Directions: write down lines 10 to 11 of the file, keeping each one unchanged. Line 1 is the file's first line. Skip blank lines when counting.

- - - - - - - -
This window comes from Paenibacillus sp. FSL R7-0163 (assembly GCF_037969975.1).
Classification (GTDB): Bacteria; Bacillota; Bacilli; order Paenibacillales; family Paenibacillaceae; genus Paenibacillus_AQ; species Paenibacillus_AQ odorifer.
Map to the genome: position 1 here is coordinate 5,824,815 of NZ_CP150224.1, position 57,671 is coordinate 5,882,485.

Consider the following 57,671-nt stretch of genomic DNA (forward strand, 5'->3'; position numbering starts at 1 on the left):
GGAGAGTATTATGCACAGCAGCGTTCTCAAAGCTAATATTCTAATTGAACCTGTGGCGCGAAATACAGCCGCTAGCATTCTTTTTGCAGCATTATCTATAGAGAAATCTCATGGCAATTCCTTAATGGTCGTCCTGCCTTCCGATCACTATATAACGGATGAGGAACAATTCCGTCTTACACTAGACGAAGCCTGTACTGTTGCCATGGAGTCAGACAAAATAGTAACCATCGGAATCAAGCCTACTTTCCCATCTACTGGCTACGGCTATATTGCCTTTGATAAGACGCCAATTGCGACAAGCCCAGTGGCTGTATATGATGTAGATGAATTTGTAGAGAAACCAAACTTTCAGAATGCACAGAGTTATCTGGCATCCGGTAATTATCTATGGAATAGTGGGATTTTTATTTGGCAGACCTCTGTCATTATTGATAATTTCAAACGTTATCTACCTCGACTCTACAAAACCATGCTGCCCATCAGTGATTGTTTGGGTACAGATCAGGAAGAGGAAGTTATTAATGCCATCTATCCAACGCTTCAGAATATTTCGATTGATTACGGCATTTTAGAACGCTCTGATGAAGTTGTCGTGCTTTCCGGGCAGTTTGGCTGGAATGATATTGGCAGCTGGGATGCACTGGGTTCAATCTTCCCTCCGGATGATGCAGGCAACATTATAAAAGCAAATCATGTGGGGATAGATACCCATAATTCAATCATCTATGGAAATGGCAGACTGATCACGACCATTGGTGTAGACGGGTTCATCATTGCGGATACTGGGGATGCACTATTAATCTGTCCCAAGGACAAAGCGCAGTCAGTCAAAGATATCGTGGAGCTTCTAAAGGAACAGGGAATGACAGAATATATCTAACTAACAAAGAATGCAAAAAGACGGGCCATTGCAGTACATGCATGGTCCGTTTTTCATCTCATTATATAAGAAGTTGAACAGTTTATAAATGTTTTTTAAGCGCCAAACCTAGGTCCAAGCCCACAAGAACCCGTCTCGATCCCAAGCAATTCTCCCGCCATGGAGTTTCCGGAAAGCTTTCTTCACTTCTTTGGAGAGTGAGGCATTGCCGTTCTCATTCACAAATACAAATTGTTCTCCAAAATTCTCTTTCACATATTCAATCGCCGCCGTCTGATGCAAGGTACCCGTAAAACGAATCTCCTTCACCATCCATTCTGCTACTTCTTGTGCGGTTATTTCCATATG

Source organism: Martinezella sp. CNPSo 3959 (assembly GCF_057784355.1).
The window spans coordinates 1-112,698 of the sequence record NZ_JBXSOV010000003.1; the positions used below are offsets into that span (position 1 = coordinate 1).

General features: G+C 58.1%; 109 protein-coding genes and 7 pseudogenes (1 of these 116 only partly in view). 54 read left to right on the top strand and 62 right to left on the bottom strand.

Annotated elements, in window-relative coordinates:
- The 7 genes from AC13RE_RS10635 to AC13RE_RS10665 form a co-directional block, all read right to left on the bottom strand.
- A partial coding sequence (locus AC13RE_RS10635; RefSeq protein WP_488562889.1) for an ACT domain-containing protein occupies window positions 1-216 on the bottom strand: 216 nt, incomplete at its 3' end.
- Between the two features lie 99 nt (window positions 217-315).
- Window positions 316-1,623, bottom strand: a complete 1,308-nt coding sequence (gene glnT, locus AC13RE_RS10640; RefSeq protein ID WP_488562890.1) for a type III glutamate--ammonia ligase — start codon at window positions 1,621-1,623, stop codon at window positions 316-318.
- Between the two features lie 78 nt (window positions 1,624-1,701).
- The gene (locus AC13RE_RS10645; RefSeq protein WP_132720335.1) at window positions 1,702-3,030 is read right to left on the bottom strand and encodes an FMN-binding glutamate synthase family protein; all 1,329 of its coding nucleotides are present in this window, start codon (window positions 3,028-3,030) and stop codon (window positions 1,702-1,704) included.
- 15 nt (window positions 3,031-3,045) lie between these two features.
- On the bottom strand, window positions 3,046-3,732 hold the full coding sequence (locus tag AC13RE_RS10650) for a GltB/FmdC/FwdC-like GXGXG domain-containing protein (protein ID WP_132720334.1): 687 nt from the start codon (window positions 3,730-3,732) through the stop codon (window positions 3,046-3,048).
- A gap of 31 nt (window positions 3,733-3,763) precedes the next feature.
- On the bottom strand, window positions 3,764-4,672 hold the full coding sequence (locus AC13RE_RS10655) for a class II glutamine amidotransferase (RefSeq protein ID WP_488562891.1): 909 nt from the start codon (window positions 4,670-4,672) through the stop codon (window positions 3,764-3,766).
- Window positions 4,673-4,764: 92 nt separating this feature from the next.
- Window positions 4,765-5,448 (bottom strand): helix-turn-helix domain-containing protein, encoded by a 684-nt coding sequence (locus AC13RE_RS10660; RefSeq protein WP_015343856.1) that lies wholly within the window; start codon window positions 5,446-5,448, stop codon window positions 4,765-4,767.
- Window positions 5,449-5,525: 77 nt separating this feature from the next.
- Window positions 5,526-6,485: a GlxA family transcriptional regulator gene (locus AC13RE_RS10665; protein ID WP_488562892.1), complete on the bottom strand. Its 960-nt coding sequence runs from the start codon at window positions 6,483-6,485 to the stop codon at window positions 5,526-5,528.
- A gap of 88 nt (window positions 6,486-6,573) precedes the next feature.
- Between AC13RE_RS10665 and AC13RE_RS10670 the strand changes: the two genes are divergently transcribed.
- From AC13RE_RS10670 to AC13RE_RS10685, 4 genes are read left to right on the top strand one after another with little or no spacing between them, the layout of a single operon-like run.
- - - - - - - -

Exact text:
- The 7 genes from AC13RE_RS10635 to AC13RE_RS10665 form a co-directional block, all read right to left on the bottom strand.
- A partial coding sequence (locus AC13RE_RS10635; RefSeq protein WP_488562889.1) for an ACT domain-containing protein occupies window positions 1-216 on the bottom strand: 216 nt, incomplete at its 3' end.